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Venezuela exodus is a world crisis

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Venezuela exodus is a world crisis

Venezuela exodus is a world crisis
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The flow of Venezuelan refugees to neighbouring countries in the region is reaching crisis point according to politicians from a number of nations. Several governments are trying to organise a more coordinated response to the emergency out of fear that if something is not done it will get out of control.

Colombia and Peru, the countries that are taking in the most Venezuelans, have agreed to create a joint database in order to deal more effectively with the migrants.

Another meeting of the wider Andean Community in the Peruvian capital Lima included Ecuador and Bolivia. The gathering was to look for more solutions to the problem and address crucial issues such as health care.

"This is a crisis of a magnitude that is worthy of global recognition," said Colombian Foreign Minister, Carlos Holmes Trujillo.

Venezuelans are leaving in droves due to economic meltdown that has led to a shortage of even the most basic food supplies. A million have gone to Colombia, 400,000 to Peru, and 120,000 to Brazil; and there's no sign of the flow slowing down anytime soon as the country shows no immediate prospect of recovering.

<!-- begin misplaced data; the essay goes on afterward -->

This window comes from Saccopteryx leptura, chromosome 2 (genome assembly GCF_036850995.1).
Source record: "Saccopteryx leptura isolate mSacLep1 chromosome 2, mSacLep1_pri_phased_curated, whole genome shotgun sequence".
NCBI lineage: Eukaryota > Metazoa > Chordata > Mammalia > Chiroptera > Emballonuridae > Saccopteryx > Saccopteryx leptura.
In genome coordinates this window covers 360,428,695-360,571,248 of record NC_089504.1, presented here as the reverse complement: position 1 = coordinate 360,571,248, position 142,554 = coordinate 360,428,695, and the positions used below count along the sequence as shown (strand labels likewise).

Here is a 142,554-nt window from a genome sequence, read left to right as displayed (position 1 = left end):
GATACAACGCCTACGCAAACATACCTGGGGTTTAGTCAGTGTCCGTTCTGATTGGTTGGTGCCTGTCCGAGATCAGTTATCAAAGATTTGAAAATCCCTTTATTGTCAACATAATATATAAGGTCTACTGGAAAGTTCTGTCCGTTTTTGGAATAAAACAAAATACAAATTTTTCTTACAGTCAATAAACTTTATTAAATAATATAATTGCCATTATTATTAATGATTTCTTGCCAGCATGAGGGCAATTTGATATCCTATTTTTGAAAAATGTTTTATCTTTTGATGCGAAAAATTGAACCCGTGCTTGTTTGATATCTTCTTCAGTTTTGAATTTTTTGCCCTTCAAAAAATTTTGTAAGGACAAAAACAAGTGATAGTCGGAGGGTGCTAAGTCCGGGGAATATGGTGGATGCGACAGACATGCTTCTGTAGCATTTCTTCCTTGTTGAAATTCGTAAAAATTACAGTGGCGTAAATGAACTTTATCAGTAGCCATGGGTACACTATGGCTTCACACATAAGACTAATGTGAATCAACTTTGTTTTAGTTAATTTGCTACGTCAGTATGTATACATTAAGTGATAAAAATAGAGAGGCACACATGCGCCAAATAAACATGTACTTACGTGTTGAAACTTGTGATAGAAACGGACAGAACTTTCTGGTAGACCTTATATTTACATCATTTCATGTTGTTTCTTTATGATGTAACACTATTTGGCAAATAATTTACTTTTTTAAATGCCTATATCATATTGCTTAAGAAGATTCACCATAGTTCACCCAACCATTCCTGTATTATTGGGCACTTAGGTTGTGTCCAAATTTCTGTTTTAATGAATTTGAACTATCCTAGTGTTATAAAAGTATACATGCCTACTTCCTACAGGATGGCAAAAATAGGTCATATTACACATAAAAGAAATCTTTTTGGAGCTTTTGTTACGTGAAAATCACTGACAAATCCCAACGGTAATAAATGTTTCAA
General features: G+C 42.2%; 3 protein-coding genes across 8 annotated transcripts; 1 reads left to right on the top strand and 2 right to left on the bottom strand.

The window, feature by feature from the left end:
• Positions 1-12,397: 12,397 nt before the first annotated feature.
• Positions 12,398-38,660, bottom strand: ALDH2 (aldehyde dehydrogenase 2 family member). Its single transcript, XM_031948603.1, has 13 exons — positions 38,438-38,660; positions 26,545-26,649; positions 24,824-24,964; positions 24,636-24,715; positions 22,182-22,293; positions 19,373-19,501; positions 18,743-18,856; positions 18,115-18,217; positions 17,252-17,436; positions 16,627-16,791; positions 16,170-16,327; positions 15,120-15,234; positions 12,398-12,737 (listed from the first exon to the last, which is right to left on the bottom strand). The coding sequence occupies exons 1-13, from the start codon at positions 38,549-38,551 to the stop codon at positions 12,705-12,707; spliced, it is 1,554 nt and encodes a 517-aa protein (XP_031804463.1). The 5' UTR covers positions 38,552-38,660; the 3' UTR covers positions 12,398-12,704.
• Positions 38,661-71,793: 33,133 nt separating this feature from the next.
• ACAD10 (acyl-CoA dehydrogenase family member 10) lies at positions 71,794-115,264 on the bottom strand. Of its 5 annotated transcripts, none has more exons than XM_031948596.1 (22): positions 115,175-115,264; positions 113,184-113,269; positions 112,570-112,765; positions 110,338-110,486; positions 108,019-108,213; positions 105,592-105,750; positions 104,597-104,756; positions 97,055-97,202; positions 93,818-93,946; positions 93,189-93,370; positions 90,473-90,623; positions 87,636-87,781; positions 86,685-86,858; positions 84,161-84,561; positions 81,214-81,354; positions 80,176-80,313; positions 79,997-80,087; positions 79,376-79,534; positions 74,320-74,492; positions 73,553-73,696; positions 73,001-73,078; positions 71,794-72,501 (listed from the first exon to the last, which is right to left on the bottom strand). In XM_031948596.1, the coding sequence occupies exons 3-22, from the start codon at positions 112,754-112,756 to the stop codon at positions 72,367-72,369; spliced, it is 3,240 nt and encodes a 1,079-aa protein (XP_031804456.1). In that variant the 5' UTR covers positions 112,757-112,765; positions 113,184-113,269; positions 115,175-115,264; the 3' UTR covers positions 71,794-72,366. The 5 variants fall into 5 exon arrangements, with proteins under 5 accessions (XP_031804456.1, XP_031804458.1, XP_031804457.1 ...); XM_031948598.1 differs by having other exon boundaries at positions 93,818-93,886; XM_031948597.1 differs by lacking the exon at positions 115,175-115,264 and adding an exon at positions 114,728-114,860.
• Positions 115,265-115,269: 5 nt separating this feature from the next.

The migrants have to be fed, housed and given health care, which is a huge pressure on countries that do not necessarily have the resources. That can generate tension with the people receiving the refugees, as happened in Brazil where the army was called in to control the border with Venezuela.

The Brazilian President, Michel Temer, is also calling for wider recognition of the crisis:

"It is no longer a matter of a country's internal politics, but one that goes beyond the borders of many countries and threatens the harmony of our entire continent."

The tensions have resulted in some violence. Trouble broke out in the district of Pacaraima on Brazil's border with Venezuela. Local people attacked and burned the migrant camps, forcing some 1,200 people to turn back